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story.lead_photo.caption NWA Democrat-Gazette/STACY RYBURN Teresa Turk (from left) and Kyle Smith, both Fayetteville City Council members, look on as Kit Williams, city attorney, speaks Tuesday during a council meeting at City Hall. The council passed an ordinance prohibiting the city from buying expanded polystyrene foam products.

FAYETTEVILLE -- The city will not buy products made of expanded polystyrene foam, nor will any vendors operating on city property be allowed to use the material, effective in November.

The City Council on Tuesday unanimously passed prohibiting the city from purchasing the foam, commonly known as Styrofoam. Food trucks, vendors and concessionaires on city property such as parks or off-street parking lots also will be subject to the ban.

Other items

Fayetteville’s City Council met Tuesday and approved:

• Rezoning 509 W. Prairie St. to a district allowing live music as a conditional use. A representative of the business said the applicant intends to apply for a permit later with the Planning Commission.

• Rezoning 1372 S. College Ave., across the street from Walker Park, to a district allowing food trucks.

• An agreement with the Arkansas State Highway Commission to move water and sewer lines along 15th Street between South College Avenue and Huntsville Road to make room for the state’s widening project.

• Developing a city-sponsored digital inclusion and equity plan.

Source: Staff report

The ban, which makes an exception for construction material, will take effect Nov. 1.

Council member Teresa Turk sponsored the ordinance, saying she wanted to start off small before looking into a possible citywide ban. She thanked her fellow council members and the public for voicing their support. The city's resident-led Environmental Action Committee also helped craft the ordinance.

"This is just the first step. We do want to be successful, we want to make sure everybody knows. We want to get as many people on board as we can," Turk said. "Let's make it the most successful program in the country."

City Attorney Kit Williams said his office brought the ordinance forward after the state Legislature adjourned for the year. He said he wants to research a potential citywide ban thoroughly, and it might be possible to present something to the council within a few months.

The Legislature will hold a fiscal session next year, and won't reconvene until a year after that. By then, the city could become a model for other cities in the state to adopt similar measures, Williams said.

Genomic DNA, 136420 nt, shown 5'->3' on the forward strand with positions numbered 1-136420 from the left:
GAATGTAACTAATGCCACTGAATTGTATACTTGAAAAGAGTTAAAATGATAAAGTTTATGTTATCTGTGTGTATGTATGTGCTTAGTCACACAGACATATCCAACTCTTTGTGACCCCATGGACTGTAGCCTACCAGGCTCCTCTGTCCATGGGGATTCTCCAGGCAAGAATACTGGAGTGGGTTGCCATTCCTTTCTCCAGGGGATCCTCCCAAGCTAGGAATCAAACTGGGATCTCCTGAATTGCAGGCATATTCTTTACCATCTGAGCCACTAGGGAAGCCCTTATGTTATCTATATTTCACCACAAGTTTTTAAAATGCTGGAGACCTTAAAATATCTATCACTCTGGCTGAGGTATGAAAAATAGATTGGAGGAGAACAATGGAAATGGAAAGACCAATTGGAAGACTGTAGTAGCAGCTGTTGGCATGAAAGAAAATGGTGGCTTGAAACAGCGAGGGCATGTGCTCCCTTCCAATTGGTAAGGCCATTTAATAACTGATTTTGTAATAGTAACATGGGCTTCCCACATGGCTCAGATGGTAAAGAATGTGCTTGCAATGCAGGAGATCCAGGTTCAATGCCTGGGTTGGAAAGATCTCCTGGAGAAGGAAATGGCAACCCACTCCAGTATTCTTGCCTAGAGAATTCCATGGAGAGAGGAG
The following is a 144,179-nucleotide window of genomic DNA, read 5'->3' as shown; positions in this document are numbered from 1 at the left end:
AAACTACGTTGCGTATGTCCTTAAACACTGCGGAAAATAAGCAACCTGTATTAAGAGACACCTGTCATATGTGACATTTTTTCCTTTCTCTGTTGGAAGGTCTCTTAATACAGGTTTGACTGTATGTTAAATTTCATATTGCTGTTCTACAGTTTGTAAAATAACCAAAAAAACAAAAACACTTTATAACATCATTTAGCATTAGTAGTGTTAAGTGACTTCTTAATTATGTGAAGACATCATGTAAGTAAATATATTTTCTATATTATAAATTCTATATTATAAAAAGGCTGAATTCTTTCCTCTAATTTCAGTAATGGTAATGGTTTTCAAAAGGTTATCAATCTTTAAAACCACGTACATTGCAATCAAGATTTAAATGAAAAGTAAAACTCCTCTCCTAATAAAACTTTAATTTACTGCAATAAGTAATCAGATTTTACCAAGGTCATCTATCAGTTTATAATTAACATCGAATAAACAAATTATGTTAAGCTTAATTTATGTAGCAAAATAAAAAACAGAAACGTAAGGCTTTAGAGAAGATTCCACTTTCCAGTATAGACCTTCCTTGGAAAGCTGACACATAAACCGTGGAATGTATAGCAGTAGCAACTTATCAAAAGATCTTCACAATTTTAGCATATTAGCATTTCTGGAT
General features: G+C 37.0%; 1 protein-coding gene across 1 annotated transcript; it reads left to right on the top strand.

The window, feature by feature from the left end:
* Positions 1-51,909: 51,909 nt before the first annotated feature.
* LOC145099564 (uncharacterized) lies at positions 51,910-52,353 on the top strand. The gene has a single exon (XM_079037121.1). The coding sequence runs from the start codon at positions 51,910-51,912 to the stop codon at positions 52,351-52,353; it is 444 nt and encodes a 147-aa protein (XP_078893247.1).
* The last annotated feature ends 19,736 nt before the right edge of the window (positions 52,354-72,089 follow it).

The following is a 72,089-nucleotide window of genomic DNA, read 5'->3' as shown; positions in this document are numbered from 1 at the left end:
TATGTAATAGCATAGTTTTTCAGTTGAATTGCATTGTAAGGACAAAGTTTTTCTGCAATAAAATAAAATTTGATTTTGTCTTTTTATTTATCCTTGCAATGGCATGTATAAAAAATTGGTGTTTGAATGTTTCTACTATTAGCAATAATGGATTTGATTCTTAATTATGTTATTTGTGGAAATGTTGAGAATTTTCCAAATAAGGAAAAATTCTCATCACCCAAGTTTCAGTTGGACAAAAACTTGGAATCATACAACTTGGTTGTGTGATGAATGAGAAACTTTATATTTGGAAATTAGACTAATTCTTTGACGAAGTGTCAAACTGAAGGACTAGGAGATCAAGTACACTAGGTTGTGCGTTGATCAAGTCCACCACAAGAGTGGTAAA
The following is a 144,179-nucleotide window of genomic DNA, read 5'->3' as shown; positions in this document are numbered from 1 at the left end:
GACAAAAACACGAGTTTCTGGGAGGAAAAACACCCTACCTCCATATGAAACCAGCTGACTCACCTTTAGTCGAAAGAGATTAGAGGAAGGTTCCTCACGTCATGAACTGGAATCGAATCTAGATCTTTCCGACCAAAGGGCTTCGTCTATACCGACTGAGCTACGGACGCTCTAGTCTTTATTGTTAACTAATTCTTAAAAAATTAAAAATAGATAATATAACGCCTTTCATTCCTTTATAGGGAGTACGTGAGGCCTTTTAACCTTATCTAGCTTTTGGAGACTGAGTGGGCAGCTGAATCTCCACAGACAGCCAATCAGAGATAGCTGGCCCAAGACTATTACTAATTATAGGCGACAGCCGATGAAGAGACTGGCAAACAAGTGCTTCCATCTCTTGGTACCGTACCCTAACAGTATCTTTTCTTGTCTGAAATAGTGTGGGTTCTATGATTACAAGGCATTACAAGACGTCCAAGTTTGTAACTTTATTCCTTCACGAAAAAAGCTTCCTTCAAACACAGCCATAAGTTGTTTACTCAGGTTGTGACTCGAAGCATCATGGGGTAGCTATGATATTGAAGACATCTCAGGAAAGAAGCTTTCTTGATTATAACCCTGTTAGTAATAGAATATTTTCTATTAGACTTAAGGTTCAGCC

"I'm not in favor of going slow; I'm in favor of going deliberately, and getting the best product we can and making it work," he said. "I think if that works, and other cities do it, when the Legislature comes around we're not going to be the boogeyman."

Nine people spoke in favor of the ordinance, most of whom urged the council to take the measure citywide and not just apply it to city purchases.

Andrew Ragland said other cities have adopted such a ban, and products that typically have a useful life of minutes can take up to 1,000 years to break down.

"I just feel like we're having to play catch up at this point," he said. "Being called the 'natural state,' we should be setting an example."

Council member Mark Kinion said he walked into Tuesday's meeting wanting to support an outright ban on polystyrene foam. However, he said he trusted Williams' assessment it would be better for the city to be deliberate, rather than aggressive.

"I really wanted to just go for it and do the whole thing. I think there are a lot of us up here who feel that way," Kinion said. "Bear with us, and I think you'll see some action with urgency but also with deliberate contemplation."

Council member Matthew Petty said he was encouraged to see the council unified in making advancements on the issue.

Williams said he plans to bring an item soon to the council allowing city staff to speak with business owners and other relevant groups to gauge responses to a citywide regulation on polystyrene foam.

Mayor Lioneld Jordan said he's taken part in city cleanups where he will fill a 55-gallon bag with polystyrene cups and plastic bottles and see plastic bags hanging like tinsel from trees.

"When I go to one of these cleanups and I see that, I always sort of shake my head and think we're a better community than that," he said. "It's going to take all of us working together on keeping our planet clean."

NW News on 05/22/2019

Print Headline: City prohibits self from buying polystyrene foam

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